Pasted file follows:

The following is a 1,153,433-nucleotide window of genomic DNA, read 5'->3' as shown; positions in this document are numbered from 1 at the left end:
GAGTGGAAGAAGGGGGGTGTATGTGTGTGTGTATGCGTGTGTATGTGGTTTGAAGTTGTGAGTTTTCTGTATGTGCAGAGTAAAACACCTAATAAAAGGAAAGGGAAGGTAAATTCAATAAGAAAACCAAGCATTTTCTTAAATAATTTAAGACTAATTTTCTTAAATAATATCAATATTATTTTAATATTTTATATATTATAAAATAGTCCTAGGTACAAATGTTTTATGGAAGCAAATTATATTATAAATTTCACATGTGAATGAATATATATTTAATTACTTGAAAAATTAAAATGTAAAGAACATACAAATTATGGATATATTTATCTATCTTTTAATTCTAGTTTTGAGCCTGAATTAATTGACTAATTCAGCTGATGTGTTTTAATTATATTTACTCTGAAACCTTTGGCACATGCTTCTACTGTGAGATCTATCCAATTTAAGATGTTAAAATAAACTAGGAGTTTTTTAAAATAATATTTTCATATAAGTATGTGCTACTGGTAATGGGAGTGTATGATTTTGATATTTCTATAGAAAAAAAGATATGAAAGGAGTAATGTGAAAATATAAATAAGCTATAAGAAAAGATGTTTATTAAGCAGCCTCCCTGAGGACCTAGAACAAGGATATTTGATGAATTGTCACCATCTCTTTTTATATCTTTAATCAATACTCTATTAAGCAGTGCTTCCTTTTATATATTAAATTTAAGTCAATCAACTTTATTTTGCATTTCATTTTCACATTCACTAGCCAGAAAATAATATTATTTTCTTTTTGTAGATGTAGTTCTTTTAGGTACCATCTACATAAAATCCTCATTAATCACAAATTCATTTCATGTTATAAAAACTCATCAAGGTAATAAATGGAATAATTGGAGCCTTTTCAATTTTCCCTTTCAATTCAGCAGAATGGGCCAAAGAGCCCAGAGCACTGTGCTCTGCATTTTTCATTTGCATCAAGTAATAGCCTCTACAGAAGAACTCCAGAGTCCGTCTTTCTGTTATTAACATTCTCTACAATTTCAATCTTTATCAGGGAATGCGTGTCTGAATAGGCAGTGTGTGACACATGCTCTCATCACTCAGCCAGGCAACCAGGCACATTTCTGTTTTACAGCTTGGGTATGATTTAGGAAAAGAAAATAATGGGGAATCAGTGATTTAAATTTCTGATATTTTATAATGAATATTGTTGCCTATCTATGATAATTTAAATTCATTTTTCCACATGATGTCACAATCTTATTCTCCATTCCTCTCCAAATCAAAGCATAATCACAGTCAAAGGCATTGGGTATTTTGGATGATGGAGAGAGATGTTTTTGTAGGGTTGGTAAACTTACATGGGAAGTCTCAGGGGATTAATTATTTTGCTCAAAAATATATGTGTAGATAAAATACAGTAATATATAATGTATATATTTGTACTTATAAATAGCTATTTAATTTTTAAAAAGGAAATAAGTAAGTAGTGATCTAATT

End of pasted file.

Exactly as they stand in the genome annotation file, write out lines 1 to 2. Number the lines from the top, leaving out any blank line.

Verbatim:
The following is a 1,153,433-nucleotide window of genomic DNA, read 5'->3' as shown; positions in this document are numbered from 1 at the left end:
GAGTGGAAGAAGGGGGGTGTATGTGTGTGTGTATGCGTGTGTATGTGGTTTGAAGTTGTGAGTTTTCTGTATGTGCAGAGTAAAACACCTAATAAAAGGAAAGGGAAGGTAAATTCAATAAGAAAACCAAGCATTTTCTTAAATAATTTAAGACTAATTTTCTTAAATAATATCAATATTATTTTAATATTTTATATATTATAAAATAGTCCTAGGTACAAATGTTTTATGGAAGCAAATTATATTATAAATTTCACATGTGAATGAATATATATTTAATTACTTGAAAAATTAAAATGTAAAGAACATACAAATTATGGATATATTTATCTATCTTTTAATTCTAGTTTTGAGCCTGAATTAATTGACTAATTCAGCTGATGTGTTTTAATTATATTTACTCTGAAACCTTTGGCACATGCTTCTACTGTGAGATCTATCCAATTTAAGATGTTAAAATAAACTAGGAGTTTTTTAAAATAATATTTTCATATAAGTATGTGCTACTGGTAATGGGAGTGTATGATTTTGATATTTCTATAGAAAAAAAGATATGAAAGGAGTAATGTGAAAATATAAATAAGCTATAAGAAAAGATGTTTATTAAGCAGCCTCCCTGAGGACCTAGAACAAGGATATTTGATGAATTGTCACCATCTCTTTTTATATCTTTAATCAATACTCTATTAAGCAGTGCTTCCTTTTATATATTAAATTTAAGTCAATCAACTTTATTTTGCATTTCATTTTCACATTCACTAGCCAGAAAATAATATTATTTTCTTTTTGTAGATGTAGTTCTTTTAGGTACCATCTACATAAAATCCTCATTAATCACAAATTCATTTCATGTTATAAAAACTCATCAAGGTAATAAATGGAATAATTGGAGCCTTTTCAATTTTCCCTTTCAATTCAGCAGAATGGGCCAAAGAGCCCAGAGCACTGTGCTCTGCATTTTTCATTTGCATCAAGTAATAGCCTCTACAGAAGAACTCCAGAGTCCGTCTTTCTGTTATTAACATTCTCTACAATTTCAATCTTTATCAGGGAATGCGTGTCTGAATAGGCAGTGTGTGACACATGCTCTCATCACTCAGCCAGGCAACCAGGCACATTTCTGTTTTACAGCTTGGGTATGATTTAGGAAAAGAAAATAATGGGGAATCAGTGATTTAAATTTCTGATATTTTATAATGAATATTGTTGCCTATCTATGATAATTTAAATTCATTTTTCCACATGATGTCACAATCTTATTCTCCATTCCTCTCCAAATCAAAGCATAATCACAGTCAAAGGCATTGGGTATTTTGGATGATGGAGAGAGATGTTTTTGTAGGGTTGGTAAACTTACATGGGAAGTCTCAGGGGATTAATTATTTTGCTCAAAAATATATGTGTAGATAAAATACAGTAATATATAATGTATATATTTGTACTTATAAATAGCTATTTAATTTTTAAAAAGGAAATAAGTAAGTAGTGATCTAATT